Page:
In 1898 the legislature passed the high school act, providing funding for three schools in each county. Smith County was to have a high school north and south of the Cumberland River and one in the “forks of the river.” The county court refused to vote the monies needed to match the state funds so the schools did not materialize. Finally, the county justices succumbed to the tactics of the “weaker” sex and money was appropria­ted for the funding of the three high schools in 1914. Gordonsville had a new academy so there was no problem about locating the school in that area. Carthage and Monoville tied for the north side school with Carthage winning. Thomas Fisher gave the land on the hill and Ed Myer contributed the additional ten acres required for agricultural studies. The city erected the building. In the Forks of the River, Chestnut Mound won out over Elmwood for location of the school. However, after one year of failing to comply with the necessary requirements, the location was moved to Elmwood.

In 1944 Smith County had sixty-three schools in operation, including two high schools. The lunchroom program had been initiated under the supervision o f Mabel Thompson, and numerous cloakrooms were turned into country kitchens from which delicious hot meals were served — the most popular being pinto beans, potatoes and cornbread. Prices started at $3 a plate, later going to 5 cents and finally to an all-time high of 20 cents.

Transportation was hard to come by. Most pupils walked or rode horseback, sometimes two and three deep, for many miles a day. Buggies and Model-T Fords also served their purposes on a sharing basis. The first bus service carried a charge of $2.50 a month after much consolidation of schools, were free buses made available to students of all schools.

The first superintendent drew $60 a month, but by 1866 this had been raised to $250. Those who have served as superinten­dents over the years are: Joe Nicholes, E.L. Huffines, Leslie Gold, Albert Gore, Sr., Earl Oldham, J.B. Gore, Woodrow Piper, Clark Meadows, Homer Lewis, Joe Anderson, and Wayne Langford.

Below is a list of institutions that have served to educate our children during the past two centuries:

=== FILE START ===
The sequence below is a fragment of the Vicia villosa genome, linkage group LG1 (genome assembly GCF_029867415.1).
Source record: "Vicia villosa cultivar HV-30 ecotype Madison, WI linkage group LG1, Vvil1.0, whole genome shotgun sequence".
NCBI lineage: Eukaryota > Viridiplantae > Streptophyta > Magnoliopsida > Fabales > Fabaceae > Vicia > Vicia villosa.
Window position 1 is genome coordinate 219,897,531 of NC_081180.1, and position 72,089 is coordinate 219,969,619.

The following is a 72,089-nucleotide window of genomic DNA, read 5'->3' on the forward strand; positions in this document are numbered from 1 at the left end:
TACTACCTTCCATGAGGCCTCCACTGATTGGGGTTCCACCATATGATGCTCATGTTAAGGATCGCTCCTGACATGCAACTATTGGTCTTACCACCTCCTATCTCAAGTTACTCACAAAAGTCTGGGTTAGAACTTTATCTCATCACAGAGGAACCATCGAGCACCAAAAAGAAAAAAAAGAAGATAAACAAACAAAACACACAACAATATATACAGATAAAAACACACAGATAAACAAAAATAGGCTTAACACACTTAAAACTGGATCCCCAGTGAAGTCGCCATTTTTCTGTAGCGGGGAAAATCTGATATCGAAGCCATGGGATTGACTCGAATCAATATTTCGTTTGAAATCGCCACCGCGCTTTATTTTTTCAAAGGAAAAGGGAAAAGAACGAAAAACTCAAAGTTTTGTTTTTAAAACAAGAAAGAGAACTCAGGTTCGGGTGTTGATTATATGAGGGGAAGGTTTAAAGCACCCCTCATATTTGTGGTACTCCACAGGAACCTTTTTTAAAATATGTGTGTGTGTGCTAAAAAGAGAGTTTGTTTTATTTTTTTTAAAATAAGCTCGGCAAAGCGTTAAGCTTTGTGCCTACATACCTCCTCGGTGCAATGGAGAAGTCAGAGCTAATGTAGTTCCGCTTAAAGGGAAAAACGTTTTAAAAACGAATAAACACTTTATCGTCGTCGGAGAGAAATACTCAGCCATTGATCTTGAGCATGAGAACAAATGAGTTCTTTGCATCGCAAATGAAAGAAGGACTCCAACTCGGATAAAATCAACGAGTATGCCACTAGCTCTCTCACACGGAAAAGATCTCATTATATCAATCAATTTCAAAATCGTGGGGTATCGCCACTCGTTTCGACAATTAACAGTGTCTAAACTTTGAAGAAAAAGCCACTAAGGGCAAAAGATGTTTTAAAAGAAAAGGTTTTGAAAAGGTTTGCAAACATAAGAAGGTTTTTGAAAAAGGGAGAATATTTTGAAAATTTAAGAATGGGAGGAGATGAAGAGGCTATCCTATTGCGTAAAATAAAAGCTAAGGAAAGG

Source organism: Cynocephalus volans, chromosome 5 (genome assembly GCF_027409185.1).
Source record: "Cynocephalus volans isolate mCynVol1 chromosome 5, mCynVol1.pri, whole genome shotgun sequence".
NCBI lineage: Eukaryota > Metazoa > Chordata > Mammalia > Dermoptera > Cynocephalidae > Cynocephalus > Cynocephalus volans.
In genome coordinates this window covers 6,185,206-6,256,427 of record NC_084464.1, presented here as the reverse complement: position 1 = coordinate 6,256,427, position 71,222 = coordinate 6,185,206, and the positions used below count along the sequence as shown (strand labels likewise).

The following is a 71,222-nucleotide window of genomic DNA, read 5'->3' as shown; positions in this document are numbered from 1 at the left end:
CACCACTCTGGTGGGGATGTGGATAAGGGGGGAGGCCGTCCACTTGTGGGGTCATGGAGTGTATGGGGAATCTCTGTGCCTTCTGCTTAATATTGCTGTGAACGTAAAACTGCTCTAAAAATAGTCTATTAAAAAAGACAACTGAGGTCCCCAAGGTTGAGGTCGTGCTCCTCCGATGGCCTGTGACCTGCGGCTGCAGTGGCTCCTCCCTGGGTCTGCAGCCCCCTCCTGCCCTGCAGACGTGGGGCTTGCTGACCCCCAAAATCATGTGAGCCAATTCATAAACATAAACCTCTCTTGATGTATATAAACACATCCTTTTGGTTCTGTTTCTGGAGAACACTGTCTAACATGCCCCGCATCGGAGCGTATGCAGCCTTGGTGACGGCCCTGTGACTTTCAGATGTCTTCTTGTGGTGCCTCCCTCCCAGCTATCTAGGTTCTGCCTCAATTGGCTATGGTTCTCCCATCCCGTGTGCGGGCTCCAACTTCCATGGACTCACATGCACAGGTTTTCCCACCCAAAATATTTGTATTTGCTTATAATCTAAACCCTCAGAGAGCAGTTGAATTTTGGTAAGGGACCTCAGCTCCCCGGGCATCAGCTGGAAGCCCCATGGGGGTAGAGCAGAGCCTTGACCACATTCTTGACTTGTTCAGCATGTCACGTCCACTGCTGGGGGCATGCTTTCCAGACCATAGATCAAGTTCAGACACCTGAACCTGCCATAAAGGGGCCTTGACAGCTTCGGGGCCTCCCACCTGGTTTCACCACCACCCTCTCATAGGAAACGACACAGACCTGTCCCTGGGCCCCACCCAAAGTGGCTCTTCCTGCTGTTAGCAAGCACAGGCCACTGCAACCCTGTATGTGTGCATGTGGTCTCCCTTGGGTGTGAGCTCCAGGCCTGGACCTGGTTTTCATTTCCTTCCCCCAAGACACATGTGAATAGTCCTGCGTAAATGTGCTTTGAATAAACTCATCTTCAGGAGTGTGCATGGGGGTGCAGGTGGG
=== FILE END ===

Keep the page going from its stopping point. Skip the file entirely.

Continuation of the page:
Thompson Academy; (1800), Trenton Col­lege (1805), Geneva Academy (1810), Porter Hill Academy; (1830), Clinton College (1834), Female Academy; (1842), Black Gnat College (1867), Haywood Academy (1878), Chestnut Mound (1878), Oakley Academy (1881), Enoch (1882), Enigma Academy (1882), Oak Hill (1884), Cornwall’s Chapel (1890), Joseph W. Allen (1898), Knob Springs (1906), Carth­age High (1914), Gordonsville Academy (1880’s), Defeated Academy (1916), Cartwright Academy, Falling Water Acad­emy, Franklin Academy, Gill’s, Ogles, Green Valley, Cooper’s Academy, Huffine’s Acad­emy, K Beech Academy, Union Hill Acad­emy, Dillard’s Academy, Barnett’s Camp Ground, Hale’s Seminary, Robinson’s Acad­emy, Pea Ridge Academy, Dillard’s Creek Academy, Elbow Academy, McClure’s Bend Academy, Oak Wood Academy, Dean Hill Academy, Sunny Plaines, Campbell’s Insti­tute, Central Point Academy, Green Hill Academy, Macey’s Hill Academy, Sander­ son’s Academy, Kittrell’s Academy, Piper’s Academy, White Sulpher Academy, Knobton Academy, Clubb Springs Academy, Fairview Academy, Bowling’s Branch Academy, Rural Academy, Friendship Academy, Tanglewood, Sykes, Brush Creek, Stonewall, Hickman, Maggart, Horseshoe Bend, Buf­falo, Helm’s Bend, Difficult, Kempville, Defeated, Beasley’s Bend, Dixon Springs, Riddleton, Rawl’s Creek, Flat Rock, Grant, Paine’s Bend, Haynie, Grant Colored School, Hogan’s Creek, Rewoda, South Carthage, Bluff Creek, Lancaster Colored, Monoville, Turner Elementary, Turner High, Gordon­sville High, Carthage Elementary, Pleasant Shade, Smith County High.